For a while, I wondered if people were even aware of what was happening. The Racial Justice Act of 2009 was repealed, which had allowed inmates on death row to challenge their sentences on the basis of racial discrimination. (The problem in North Carolina is a proven fact.) Voting rights have been restricted. Women’s healthcare limited. Little regard has been shown for the environment. Education has suffered drastically, including cuts to teacher pay that has sent some of our best educators to other states. (This is a problem for our children that will cost us far more in the long-run.) People were cut off from unemployment benefits far earlier than they needed to be. The state opted out of Medicaid expansion, which was part of the Affordable Care Act and would have provided coverage to 500,000 North Carolinians who do not currently receive coverage. As a result, thousands of people have died without the healthcare that could have saved them. People are dying as a result of the decisions our General Assembly has been making. Was anybody seeing this? 

The fact is, since Dr. William Barber began the Moral Monday movement in North Carolina, people in our state are paying attention to what is happening in our General Assembly. They are aware of the unjust, immoral and at times criminal acts being perpetrated against the people of our state. Public opinion has shifted. So, I have no doubt that the movement has made a difference. At the center of that movement are acts of civil disobedience. Without them, Moral Mondays are like a barking dog, alerting everyone to the problem, but more annoying to our opponents than anything. The actions are what give the movement its bite.

Last week, my dear colleague Robin Tanner told our Wednesday morning Bible Study group that she would be going to Raleigh for the anniversary of Moral Monday and she planned to participate in civil disobedience that day. Robin is such an inspiration to me. She is a UU minister, younger than my children, and wise far beyond her years. She has a passion that drives her to organize others and speak eloquently on behalf of justice that truly amazes me. What a gift she has been to our Charlotte community in the few short years she has been with us. I have been one of her many cheerleaders.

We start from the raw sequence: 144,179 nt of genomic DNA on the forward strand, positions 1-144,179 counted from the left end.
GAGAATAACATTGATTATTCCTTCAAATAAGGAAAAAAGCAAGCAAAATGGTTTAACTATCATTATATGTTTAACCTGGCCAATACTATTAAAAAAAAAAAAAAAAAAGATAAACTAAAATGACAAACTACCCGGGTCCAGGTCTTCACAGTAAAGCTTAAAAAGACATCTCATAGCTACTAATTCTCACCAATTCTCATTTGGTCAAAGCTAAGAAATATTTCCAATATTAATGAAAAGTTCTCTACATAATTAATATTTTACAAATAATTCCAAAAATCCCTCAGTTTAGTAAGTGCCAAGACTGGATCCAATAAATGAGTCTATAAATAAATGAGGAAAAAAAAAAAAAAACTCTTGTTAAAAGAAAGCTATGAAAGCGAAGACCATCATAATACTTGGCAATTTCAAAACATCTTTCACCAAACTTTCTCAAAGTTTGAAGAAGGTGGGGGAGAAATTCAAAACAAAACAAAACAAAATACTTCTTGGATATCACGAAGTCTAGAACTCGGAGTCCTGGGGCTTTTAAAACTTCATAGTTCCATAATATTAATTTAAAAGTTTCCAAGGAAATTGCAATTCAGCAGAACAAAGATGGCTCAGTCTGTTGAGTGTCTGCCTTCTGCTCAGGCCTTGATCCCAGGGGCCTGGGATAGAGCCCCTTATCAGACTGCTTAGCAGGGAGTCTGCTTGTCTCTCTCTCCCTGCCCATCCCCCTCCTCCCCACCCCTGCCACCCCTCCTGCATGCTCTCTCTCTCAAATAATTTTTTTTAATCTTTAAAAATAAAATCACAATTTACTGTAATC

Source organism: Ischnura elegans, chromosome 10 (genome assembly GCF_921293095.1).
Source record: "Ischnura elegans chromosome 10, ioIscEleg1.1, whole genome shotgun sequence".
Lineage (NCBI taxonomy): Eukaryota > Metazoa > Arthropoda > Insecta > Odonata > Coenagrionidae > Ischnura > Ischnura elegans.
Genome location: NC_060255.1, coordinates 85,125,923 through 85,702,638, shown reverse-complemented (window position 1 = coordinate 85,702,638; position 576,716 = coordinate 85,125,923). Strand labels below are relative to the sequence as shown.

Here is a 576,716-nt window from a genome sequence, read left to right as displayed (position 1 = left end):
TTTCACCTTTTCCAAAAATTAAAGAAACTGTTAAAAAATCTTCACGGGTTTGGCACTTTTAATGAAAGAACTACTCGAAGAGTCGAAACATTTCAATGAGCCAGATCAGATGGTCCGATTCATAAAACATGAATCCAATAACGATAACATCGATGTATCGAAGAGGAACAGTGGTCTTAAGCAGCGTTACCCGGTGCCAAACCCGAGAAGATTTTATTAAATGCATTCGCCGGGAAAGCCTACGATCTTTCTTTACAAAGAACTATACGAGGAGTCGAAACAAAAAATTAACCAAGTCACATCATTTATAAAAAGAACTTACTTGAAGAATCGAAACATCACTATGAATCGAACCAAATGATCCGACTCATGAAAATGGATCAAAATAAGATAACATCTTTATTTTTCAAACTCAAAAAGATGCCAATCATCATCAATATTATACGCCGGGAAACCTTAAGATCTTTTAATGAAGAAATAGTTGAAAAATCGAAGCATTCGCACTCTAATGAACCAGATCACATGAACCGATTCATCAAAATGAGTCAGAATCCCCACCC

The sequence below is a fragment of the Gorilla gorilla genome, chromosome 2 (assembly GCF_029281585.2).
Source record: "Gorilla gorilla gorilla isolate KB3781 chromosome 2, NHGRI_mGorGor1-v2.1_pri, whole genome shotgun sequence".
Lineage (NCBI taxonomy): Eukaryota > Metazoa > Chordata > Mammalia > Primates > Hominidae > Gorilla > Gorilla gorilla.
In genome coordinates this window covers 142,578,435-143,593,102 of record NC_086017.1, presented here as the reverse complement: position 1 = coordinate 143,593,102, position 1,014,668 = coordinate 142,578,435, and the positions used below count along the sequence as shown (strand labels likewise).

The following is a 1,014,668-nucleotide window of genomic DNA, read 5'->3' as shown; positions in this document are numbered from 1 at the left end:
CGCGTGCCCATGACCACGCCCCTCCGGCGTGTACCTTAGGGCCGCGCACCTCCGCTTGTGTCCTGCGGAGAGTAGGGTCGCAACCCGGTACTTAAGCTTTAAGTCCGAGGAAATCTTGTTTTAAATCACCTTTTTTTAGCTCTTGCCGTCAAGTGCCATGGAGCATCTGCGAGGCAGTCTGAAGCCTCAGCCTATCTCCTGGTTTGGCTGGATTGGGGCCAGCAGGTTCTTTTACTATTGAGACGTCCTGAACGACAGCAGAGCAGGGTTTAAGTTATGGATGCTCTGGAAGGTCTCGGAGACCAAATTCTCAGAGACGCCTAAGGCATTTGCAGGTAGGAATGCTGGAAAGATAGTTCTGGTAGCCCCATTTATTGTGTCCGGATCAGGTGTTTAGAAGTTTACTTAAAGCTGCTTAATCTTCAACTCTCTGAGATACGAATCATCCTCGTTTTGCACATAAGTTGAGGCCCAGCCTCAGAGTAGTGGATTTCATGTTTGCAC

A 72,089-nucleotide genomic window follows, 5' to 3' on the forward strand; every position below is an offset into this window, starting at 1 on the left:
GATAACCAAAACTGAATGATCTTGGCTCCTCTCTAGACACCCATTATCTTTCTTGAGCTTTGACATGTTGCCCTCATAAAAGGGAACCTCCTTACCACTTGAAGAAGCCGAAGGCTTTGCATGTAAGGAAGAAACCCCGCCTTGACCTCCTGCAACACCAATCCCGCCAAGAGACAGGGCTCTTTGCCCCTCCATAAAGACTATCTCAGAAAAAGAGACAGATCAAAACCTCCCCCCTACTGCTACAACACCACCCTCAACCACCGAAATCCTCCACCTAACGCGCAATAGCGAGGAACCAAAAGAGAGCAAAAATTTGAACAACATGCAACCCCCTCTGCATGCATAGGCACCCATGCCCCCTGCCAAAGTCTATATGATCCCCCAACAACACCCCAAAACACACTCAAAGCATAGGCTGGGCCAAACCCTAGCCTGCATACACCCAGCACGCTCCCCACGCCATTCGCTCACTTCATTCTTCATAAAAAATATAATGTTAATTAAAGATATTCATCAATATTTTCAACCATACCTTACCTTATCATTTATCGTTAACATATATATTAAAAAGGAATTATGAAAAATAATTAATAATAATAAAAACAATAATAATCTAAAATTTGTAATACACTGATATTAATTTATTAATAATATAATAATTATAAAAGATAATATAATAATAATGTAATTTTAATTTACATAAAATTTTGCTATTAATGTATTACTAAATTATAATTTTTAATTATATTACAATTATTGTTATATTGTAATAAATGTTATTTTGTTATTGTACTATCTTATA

When I learned that Robin would be going to Raleigh alone, I offered to drive her. I’ve been to several Moral Monday events in the past couple of years and I was glad to take part. 

Then I started watching the unrest in Baltimore on TV. Although it troubles me, it doesn’t surprise me. How much can people take from a system that is stacked against them, never seems to change, and in many ways is only getting worse? They are frustrated and angry. I get that. But as I watched the events unfolding on my TV screen I kept asking myself, What am I doing to help change the circumstances of our world that lead to such despair? 

I thought and prayed about my witness to the God of justice and love. The day before Robin and I planned to go to Raleigh, I knew the time had come for me to join in the march of the saints before me. It was cowardice that kept me from doing so before, and I wanted to look at myself in the mirror for the remainder of my life. This time I couldn’t stand by and watch others do something I knew I was also called to do myself.